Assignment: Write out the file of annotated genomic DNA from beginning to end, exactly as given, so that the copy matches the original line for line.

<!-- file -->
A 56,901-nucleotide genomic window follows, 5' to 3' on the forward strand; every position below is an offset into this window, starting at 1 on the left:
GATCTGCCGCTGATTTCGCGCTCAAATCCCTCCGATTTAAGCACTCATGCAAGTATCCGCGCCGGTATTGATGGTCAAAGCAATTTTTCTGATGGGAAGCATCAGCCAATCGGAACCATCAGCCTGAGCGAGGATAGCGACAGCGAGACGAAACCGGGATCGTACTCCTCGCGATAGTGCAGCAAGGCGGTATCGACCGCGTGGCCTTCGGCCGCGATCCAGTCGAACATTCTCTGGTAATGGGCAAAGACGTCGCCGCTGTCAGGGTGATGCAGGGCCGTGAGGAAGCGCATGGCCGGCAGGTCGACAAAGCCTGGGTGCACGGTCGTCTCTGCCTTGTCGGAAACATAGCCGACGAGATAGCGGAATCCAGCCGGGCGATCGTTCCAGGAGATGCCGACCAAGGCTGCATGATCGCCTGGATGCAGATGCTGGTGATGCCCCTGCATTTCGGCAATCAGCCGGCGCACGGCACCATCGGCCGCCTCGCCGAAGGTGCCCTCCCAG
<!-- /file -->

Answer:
A 56,901-nucleotide genomic window follows, 5' to 3' on the forward strand; every position below is an offset into this window, starting at 1 on the left:
GATCTGCCGCTGATTTCGCGCTCAAATCCCTCCGATTTAAGCACTCATGCAAGTATCCGCGCCGGTATTGATGGTCAAAGCAATTTTTCTGATGGGAAGCATCAGCCAATCGGAACCATCAGCCTGAGCGAGGATAGCGACAGCGAGACGAAACCGGGATCGTACTCCTCGCGATAGTGCAGCAAGGCGGTATCGACCGCGTGGCCTTCGGCCGCGATCCAGTCGAACATTCTCTGGTAATGGGCAAAGACGTCGCCGCTGTCAGGGTGATGCAGGGCCGTGAGGAAGCGCATGGCCGGCAGGTCGACAAAGCCTGGGTGCACGGTCGTCTCTGCCTTGTCGGAAACATAGCCGACGAGATAGCGGAATCCAGCCGGGCGATCGTTCCAGGAGATGCCGACCAAGGCTGCATGATCGCCTGGATGCAGATGCTGGTGATGCCCCTGCATTTCGGCAATCAGCCGGCGCACGGCACCATCGGCCGCCTCGCCGAAGGTGCCCTCCCAG